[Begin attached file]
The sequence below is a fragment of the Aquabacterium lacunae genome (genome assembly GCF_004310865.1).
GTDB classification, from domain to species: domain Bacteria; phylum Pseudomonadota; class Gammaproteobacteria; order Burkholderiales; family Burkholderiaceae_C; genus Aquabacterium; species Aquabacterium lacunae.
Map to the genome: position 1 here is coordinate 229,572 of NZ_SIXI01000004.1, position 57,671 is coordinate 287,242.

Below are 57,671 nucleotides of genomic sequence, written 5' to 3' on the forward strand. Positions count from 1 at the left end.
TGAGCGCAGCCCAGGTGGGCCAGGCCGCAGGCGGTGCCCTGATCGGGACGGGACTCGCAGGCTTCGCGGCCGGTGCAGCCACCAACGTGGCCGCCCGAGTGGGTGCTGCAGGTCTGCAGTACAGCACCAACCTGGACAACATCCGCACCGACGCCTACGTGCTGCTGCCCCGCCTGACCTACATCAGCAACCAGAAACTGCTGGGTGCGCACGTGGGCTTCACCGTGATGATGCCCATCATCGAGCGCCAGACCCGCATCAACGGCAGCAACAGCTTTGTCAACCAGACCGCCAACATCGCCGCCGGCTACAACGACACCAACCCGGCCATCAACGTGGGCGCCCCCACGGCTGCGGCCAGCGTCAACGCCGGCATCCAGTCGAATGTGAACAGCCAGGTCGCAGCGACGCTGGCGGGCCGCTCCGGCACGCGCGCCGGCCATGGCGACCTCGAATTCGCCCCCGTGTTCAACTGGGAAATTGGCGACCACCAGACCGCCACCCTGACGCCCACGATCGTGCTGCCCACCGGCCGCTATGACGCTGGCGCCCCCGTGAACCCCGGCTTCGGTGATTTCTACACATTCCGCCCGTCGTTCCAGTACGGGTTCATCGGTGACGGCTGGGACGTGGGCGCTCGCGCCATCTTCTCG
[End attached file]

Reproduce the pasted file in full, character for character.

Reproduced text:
The sequence below is a fragment of the Aquabacterium lacunae genome (genome assembly GCF_004310865.1).
GTDB classification, from domain to species: domain Bacteria; phylum Pseudomonadota; class Gammaproteobacteria; order Burkholderiales; family Burkholderiaceae_C; genus Aquabacterium; species Aquabacterium lacunae.
Map to the genome: position 1 here is coordinate 229,572 of NZ_SIXI01000004.1, position 57,671 is coordinate 287,242.

Below are 57,671 nucleotides of genomic sequence, written 5' to 3' on the forward strand. Positions count from 1 at the left end.
TGAGCGCAGCCCAGGTGGGCCAGGCCGCAGGCGGTGCCCTGATCGGGACGGGACTCGCAGGCTTCGCGGCCGGTGCAGCCACCAACGTGGCCGCCCGAGTGGGTGCTGCAGGTCTGCAGTACAGCACCAACCTGGACAACATCCGCACCGACGCCTACGTGCTGCTGCCCCGCCTGACCTACATCAGCAACCAGAAACTGCTGGGTGCGCACGTGGGCTTCACCGTGATGATGCCCATCATCGAGCGCCAGACCCGCATCAACGGCAGCAACAGCTTTGTCAACCAGACCGCCAACATCGCCGCCGGCTACAACGACACCAACCCGGCCATCAACGTGGGCGCCCCCACGGCTGCGGCCAGCGTCAACGCCGGCATCCAGTCGAATGTGAACAGCCAGGTCGCAGCGACGCTGGCGGGCCGCTCCGGCACGCGCGCCGGCCATGGCGACCTCGAATTCGCCCCCGTGTTCAACTGGGAAATTGGCGACCACCAGACCGCCACCCTGACGCCCACGATCGTGCTGCCCACCGGCCGCTATGACGCTGGCGCCCCCGTGAACCCCGGCTTCGGTGATTTCTACACATTCCGCCCGTCGTTCCAGTACGGGTTCATCGGTGACGGCTGGGACGTGGGCGCTCGCGCCATCTTCTCG